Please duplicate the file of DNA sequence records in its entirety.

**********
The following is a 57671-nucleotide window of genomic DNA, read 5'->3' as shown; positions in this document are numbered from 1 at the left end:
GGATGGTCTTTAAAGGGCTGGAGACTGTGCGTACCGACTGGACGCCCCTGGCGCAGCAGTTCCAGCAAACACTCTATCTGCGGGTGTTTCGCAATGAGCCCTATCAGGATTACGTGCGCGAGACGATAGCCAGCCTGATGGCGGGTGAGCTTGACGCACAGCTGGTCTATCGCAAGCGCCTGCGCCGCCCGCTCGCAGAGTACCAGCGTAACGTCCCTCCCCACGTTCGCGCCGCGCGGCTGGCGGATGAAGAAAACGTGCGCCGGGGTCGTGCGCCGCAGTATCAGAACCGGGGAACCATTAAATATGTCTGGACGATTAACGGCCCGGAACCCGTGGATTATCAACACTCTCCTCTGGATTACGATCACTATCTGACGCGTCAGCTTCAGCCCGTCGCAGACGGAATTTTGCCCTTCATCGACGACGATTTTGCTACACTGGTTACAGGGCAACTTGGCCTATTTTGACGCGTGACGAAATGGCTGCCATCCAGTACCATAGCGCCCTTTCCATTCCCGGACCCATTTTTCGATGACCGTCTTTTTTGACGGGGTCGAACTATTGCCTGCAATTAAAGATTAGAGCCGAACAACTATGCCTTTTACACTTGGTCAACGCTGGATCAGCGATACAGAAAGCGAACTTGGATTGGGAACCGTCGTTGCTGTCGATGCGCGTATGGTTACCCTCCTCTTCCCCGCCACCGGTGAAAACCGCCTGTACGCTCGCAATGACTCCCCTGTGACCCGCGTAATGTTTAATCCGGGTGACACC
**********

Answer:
The following is a 57671-nucleotide window of genomic DNA, read 5'->3' as shown; positions in this document are numbered from 1 at the left end:
GGATGGTCTTTAAAGGGCTGGAGACTGTGCGTACCGACTGGACGCCCCTGGCGCAGCAGTTCCAGCAAACACTCTATCTGCGGGTGTTTCGCAATGAGCCCTATCAGGATTACGTGCGCGAGACGATAGCCAGCCTGATGGCGGGTGAGCTTGACGCACAGCTGGTCTATCGCAAGCGCCTGCGCCGCCCGCTCGCAGAGTACCAGCGTAACGTCCCTCCCCACGTTCGCGCCGCGCGGCTGGCGGATGAAGAAAACGTGCGCCGGGGTCGTGCGCCGCAGTATCAGAACCGGGGAACCATTAAATATGTCTGGACGATTAACGGCCCGGAACCCGTGGATTATCAACACTCTCCTCTGGATTACGATCACTATCTGACGCGTCAGCTTCAGCCCGTCGCAGACGGAATTTTGCCCTTCATCGACGACGATTTTGCTACACTGGTTACAGGGCAACTTGGCCTATTTTGACGCGTGACGAAATGGCTGCCATCCAGTACCATAGCGCCCTTTCCATTCCCGGACCCATTTTTCGATGACCGTCTTTTTTGACGGGGTCGAACTATTGCCTGCAATTAAAGATTAGAGCCGAACAACTATGCCTTTTACACTTGGTCAACGCTGGATCAGCGATACAGAAAGCGAACTTGGATTGGGAACCGTCGTTGCTGTCGATGCGCGTATGGTTACCCTCCTCTTCCCCGCCACCGGTGAAAACCGCCTGTACGCTCGCAATGACTCCCCTGTGACCCGCGTAATGTTTAATCCGGGTGACACC